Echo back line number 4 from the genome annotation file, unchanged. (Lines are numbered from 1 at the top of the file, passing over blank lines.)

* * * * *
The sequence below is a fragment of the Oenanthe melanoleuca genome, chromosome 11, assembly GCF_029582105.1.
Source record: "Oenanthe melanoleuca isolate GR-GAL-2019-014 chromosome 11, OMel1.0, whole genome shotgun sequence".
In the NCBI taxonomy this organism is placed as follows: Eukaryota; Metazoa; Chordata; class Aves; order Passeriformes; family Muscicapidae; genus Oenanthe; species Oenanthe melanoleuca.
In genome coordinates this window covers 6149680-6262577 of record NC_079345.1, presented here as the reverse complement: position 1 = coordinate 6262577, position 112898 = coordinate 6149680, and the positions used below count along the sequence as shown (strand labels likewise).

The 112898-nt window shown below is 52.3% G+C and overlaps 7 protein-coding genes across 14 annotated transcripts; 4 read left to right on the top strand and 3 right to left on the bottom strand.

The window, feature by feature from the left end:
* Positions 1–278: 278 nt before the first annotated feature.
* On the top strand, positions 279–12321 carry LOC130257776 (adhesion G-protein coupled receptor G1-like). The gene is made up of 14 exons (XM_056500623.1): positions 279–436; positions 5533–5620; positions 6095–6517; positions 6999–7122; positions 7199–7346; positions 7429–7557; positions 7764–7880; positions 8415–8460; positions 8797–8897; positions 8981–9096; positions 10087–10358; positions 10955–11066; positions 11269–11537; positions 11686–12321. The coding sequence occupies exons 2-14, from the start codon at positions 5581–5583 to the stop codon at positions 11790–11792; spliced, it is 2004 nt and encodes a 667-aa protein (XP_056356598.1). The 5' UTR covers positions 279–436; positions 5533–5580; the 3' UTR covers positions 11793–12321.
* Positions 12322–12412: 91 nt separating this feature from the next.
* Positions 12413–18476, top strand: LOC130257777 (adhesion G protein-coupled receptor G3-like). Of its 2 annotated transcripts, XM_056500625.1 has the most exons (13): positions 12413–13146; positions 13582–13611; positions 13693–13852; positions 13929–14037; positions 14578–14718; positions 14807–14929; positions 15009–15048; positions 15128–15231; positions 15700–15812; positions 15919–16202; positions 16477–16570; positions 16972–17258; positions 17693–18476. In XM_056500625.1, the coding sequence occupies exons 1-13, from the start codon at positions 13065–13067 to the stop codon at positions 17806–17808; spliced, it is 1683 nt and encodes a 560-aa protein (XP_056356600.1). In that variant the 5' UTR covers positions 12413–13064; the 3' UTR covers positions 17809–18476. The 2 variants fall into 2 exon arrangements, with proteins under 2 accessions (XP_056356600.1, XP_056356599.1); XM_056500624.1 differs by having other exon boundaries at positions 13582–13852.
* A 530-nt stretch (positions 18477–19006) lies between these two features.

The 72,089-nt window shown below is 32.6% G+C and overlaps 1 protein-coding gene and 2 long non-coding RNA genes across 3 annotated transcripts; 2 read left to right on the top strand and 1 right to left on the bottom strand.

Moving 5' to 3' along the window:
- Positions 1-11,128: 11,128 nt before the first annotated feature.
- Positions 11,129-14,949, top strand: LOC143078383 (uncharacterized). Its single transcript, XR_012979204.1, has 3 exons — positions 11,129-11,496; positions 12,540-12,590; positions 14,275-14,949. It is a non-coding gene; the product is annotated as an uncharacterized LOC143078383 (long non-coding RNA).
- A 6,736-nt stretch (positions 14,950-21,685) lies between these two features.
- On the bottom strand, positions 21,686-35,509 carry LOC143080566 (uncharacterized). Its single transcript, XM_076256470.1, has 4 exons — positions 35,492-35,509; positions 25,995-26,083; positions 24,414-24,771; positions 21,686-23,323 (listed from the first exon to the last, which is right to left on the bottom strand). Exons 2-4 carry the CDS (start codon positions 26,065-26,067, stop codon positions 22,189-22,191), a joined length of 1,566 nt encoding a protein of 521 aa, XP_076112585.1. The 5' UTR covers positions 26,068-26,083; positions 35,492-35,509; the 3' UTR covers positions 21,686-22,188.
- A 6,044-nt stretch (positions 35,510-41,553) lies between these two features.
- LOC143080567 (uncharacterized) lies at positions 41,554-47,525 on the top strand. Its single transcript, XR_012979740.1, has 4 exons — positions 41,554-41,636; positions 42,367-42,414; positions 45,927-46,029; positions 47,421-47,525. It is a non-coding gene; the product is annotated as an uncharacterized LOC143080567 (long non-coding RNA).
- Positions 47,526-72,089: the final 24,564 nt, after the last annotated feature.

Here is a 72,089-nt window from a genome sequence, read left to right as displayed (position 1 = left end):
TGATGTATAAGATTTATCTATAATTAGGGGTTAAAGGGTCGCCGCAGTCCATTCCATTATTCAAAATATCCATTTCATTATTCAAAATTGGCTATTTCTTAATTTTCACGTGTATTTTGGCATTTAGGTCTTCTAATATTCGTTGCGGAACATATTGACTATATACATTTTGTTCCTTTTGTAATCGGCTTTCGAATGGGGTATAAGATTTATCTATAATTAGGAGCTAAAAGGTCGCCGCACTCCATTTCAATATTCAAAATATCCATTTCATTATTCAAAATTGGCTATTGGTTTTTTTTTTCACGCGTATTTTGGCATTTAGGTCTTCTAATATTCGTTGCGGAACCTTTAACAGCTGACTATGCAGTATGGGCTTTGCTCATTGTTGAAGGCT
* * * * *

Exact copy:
In genome coordinates this window covers 6149680-6262577 of record NC_079345.1, presented here as the reverse complement: position 1 = coordinate 6262577, position 112898 = coordinate 6149680, and the positions used below count along the sequence as shown (strand labels likewise).